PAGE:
In late 1978, Philo took the rare step of releasing a single of "Things We Said Today," a track from the Old Friends album. It charted in a number of the Northwestern states, particularly strongly in Oregon. As a result, Old Friends began to sell in, what was for Philo, relatively large quantities. With Mary's popularity at an all-time high, Philo signed a production deal with Mercury Records, for the recording and release of her next solo album. Titled Sunny California and co-produced by Mary with Michael Couture, it appeared in 1979. Although her previous work was generally acoustic, strings are prominently featured on Sunny California. Due to a lack of promotion by Mercury, the album was not a commercial success. Mary performed at The Roxy in Los Angeles, in support of the release as the opening act for Orleans, hardly a billing that was targeted at followers of her music.
None of the latter should detract from the fact that Sunny California is another classic McCaslin creation. The title track lyric, explores the myth that California is a land of milk and honey. Her affection for sixties' music manifests itself again, with The Drifters' "Save The Last Dance For Me" and Sam Cooke's "Cupid." In her "Dust Devils," the passage of time is exquisitely and poetically equated to those violent dust storms that traverse the American plains. As if to prove that her taste in music was neither blinkered, nor catholic, Louden Wainwright's amusing "The Swimming Song" is given the McCaslin treatment.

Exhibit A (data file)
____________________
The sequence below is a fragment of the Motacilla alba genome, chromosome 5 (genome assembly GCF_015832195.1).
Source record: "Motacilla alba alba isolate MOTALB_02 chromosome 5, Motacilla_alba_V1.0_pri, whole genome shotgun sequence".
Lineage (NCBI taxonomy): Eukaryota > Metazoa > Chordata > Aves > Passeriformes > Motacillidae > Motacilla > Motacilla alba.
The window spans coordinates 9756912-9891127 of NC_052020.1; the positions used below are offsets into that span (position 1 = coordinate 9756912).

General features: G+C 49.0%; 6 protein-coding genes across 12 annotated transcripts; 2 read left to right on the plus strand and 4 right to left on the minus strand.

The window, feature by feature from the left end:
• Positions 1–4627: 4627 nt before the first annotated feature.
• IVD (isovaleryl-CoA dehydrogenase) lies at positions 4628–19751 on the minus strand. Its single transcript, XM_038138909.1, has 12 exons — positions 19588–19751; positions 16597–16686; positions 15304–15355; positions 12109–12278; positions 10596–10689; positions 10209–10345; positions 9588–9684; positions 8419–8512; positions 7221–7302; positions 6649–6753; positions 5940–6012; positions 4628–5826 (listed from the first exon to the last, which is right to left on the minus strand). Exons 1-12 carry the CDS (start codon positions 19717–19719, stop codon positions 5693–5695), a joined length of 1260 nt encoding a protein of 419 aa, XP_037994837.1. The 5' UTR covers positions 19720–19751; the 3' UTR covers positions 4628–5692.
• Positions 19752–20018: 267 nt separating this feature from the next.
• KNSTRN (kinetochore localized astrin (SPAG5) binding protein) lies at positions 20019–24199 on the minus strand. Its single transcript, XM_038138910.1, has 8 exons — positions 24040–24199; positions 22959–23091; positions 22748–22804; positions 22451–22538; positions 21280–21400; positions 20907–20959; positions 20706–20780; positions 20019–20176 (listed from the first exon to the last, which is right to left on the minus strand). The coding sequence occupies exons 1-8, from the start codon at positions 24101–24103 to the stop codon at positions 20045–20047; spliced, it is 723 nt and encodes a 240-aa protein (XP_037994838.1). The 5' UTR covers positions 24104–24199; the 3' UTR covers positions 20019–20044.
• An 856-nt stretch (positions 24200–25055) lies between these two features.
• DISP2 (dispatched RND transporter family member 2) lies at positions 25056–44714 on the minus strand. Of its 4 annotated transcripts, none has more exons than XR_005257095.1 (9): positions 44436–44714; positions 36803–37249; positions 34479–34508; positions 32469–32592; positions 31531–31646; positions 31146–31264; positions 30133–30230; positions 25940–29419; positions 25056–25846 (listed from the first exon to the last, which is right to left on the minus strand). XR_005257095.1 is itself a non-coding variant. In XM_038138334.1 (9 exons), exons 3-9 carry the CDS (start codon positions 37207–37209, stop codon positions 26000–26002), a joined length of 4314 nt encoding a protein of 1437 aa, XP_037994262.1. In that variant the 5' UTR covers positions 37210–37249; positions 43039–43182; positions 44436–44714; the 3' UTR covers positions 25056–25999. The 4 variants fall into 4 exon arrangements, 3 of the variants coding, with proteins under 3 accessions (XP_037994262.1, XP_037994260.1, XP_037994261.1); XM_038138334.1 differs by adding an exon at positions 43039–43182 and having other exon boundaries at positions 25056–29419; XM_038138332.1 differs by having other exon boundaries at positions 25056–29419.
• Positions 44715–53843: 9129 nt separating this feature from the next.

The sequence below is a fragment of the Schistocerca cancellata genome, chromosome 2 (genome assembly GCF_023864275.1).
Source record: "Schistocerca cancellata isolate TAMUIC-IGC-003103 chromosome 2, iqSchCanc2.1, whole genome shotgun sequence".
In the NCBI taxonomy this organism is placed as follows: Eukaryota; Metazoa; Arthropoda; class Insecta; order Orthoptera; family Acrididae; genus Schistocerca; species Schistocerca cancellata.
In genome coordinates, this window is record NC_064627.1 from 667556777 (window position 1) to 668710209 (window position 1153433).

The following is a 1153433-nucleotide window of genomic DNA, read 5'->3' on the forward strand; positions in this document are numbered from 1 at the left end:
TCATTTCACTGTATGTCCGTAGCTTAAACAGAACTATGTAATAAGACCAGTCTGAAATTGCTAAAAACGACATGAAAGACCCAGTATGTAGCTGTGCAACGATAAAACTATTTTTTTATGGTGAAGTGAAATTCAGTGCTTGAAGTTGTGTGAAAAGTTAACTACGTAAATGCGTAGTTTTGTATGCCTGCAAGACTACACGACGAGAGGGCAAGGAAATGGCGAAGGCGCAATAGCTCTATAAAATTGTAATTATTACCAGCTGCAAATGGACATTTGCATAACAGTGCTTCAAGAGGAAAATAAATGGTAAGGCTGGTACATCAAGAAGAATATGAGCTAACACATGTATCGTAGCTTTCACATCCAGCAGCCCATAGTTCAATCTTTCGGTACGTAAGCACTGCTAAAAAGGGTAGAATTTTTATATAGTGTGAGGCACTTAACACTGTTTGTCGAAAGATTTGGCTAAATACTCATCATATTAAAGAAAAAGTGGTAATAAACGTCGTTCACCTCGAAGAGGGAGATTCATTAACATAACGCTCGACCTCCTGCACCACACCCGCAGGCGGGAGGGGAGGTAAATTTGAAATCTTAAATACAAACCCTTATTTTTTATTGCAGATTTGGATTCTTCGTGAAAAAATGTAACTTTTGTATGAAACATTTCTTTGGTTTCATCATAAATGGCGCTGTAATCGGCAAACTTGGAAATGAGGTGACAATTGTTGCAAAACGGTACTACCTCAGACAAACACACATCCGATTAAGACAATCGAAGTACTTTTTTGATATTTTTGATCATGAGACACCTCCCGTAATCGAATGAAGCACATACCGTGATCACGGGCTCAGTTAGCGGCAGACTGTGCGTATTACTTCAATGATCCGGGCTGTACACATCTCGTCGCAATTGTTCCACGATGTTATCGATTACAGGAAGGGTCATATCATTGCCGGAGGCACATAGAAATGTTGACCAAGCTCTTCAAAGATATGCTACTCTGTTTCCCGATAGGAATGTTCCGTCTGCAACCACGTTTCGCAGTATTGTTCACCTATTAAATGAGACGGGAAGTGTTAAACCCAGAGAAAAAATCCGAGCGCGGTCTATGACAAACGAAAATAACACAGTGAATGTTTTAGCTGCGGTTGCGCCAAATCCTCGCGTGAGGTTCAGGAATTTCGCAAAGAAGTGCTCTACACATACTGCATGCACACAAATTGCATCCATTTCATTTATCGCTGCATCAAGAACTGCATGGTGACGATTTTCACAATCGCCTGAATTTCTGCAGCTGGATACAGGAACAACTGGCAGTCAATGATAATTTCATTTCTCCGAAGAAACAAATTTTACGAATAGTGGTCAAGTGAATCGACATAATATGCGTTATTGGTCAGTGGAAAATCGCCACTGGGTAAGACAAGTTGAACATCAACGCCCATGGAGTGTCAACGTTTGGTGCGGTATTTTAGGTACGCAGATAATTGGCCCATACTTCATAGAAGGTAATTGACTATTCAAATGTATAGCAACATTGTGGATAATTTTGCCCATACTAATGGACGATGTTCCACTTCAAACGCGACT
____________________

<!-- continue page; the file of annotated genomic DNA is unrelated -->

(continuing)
The soundtrack to the 1980 Burt Lancaster film, Cattle Annie And Little Britches boasted a couple of songs which Jim and Mary contributed. Purporting to be based on the true story of two young girls who joined the notorious Doolin' Dalton gang, the movie gained glowing press reviews, but the expected droves of customers never materialised at the box office. The film enjoyed a U.K. video release during the early eighties. During the same year, Mary and Jim appeared at the Kerrville Folk Festival. When the Live Highlights album for that year was subsequently released, their theme song "The Bramble & the Rose" was included. In 1981, the pair played the prestigious Vancouver Folk Festival. Mary and Jim were operating from a base in San Bernadino, California, at this time. During 1981 they were filmed at home (with their clan of basset hounds) as well as on the road performing, for a sixty minute documentary, that was subsequently screened by the Public Broadcasting Service station WOUB, based in Athens, Ohio.